and twenty in 1948. The track record of 18 seconds from before the
war had been equalled in 1946 by Digger Caldwell but by the end
of 1948 it was down to 17.50 seconds, set by U.S. driver Don Olds.
Americans were making the regular ferry trip to Langford because
the big crowds were making the purse worth racing for. That, combined
with the increasing number of local cars, made it necessary to run
a B feature as well as the 30 or 40 lap A
feature. Pike Green had relocated to the U.S., returning by air
(he had his pilots licence by then), to Victoria. He often
drove cars from the U.S. but a special machine was being built for
him in Victoria by mechanic John Dalby.
had been another one of the originals of the BCASA and had worked
on various cars at the Speedway before the war. The 2-port Riley
he debuted part way through the 1947 season was special in a few
ways. It had inboard brakes instead of the hand lever used on most
other cars. The clutch was the lever. And the car was the inspiration
for a young high school lad, Grant King, to build his first race
car for the 1948 season.
story has it that Grant was hanging around the Dalby car taking
measurements when Pike asked what the hell is he doing?
Dalbys response was that the crazy kid thinks hes
going to build a race car. Grant King did build that race
car and many after that, going all the way to Indianapolis in 1964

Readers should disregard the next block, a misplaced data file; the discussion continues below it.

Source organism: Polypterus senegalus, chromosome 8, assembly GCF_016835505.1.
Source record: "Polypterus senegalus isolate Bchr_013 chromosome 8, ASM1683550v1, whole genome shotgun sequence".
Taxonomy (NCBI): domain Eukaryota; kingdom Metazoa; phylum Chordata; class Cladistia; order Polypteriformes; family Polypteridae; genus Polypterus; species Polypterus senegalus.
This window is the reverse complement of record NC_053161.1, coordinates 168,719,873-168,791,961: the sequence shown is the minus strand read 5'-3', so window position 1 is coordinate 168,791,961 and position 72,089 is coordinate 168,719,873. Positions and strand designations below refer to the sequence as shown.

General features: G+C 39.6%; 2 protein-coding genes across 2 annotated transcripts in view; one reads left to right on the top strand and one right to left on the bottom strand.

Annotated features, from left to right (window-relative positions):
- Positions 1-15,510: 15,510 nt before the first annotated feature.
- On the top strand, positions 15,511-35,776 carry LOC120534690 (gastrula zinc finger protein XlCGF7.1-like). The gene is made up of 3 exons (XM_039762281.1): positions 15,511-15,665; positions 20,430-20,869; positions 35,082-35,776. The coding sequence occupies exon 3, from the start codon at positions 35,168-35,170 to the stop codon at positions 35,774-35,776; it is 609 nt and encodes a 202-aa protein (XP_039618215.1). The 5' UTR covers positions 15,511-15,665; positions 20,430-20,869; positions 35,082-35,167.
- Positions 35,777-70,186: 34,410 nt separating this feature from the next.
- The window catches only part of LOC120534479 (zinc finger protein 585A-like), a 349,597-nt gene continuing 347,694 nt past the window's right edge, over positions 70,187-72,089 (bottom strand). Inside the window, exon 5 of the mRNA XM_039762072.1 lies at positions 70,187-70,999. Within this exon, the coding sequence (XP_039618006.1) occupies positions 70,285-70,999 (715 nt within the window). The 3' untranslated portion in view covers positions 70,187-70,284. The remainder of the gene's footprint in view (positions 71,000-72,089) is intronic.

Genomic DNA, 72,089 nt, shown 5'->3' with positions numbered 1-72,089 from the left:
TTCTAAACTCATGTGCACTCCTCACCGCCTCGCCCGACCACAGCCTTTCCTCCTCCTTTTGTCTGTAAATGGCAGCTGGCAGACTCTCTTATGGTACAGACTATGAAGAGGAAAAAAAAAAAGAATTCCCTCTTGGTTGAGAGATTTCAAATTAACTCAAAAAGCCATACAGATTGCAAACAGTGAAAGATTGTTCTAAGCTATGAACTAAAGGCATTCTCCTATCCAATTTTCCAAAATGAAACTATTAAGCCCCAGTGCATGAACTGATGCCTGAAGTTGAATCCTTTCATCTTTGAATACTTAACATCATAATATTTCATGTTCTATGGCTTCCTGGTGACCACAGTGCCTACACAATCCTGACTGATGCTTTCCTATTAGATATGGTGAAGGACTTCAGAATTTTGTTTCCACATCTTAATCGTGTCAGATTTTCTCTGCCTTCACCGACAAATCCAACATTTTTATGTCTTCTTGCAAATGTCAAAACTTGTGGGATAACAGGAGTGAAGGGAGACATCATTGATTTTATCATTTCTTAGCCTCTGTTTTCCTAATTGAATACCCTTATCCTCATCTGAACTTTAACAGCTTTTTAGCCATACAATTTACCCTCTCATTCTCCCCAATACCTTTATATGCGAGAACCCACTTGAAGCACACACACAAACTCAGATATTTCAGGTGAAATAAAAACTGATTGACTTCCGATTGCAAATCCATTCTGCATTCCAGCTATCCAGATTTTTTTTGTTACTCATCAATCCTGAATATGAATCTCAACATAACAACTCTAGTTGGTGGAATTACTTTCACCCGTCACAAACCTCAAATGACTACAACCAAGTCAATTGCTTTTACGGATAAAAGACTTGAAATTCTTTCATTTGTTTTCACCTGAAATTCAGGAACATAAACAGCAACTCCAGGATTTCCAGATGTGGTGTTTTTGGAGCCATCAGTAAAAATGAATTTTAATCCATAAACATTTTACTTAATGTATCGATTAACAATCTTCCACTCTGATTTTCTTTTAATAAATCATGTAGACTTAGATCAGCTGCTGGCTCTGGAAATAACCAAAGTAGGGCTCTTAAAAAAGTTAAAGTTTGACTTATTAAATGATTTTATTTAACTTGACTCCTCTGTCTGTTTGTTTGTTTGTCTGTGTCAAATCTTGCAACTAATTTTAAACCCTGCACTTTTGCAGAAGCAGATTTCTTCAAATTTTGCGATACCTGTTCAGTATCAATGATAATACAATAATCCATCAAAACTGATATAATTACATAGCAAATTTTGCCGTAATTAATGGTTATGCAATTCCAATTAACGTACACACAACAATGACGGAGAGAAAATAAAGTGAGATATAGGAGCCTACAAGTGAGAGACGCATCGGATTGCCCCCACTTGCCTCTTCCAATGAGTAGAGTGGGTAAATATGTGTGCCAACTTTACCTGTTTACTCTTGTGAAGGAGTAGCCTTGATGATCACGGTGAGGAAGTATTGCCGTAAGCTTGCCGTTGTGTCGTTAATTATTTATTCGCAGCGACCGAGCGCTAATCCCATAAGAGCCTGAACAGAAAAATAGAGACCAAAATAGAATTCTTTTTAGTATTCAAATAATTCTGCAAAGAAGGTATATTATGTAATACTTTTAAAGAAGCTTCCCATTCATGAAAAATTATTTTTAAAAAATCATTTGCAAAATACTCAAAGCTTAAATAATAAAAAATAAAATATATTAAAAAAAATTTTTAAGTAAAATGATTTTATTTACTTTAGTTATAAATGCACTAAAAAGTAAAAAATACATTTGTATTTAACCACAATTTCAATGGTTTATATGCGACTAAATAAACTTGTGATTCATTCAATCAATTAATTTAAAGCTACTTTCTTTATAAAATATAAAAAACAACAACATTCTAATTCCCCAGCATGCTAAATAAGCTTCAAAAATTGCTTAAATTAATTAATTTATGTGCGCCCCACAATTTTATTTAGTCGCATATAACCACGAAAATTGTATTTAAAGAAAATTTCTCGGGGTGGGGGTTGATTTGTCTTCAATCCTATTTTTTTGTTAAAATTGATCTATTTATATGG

and staying there for the rest of his career as a mechanic. One
year he had three entries start the 500. In 1948 his driver, the
popular Bung Eng, won a feature at Langford with the new King car.
car for the 1947 season was built by Jack Smith. It was a rear-engined
machine with four wheel independent suspension. It attracted the
attention of the newspapers and those in the pits. For Smith it
was more of an experiment to see if the ideas that Ferdinand Porsche
had put in the Auto Union would work on a short track like Langford.
Even with a rookie driver, Howard Stanley, the car worked and, because
of the UFO phenomena occurring around the same time it was nicknamed
the flying saucer by everyone.
Green almost won two 50-lap championship races in a row but slowed
due to overheating the Dalby car in 1947. Digger Caldwell took that
main and retained the points title. Caldwell also held onto the
Jimmy Laird trophy for most wins in the Helmet Dash for the season.
Others to win feature races in 1947 included Jack Spalding, Jerry
Vantreight, Pike, George Haslam and Dave Cooper. Cooper co-owned
his car with BCASA president Eric Foster. Erics young son
Billy could be found at the races and would, in future years, go
on to make a racing name for himself.
Caldwell couldnt hang onto the Bert Sutton Memorial trophy
for 1948. That went to Jack Spalding. His nickname from the before
the war was the little man with the big cigar because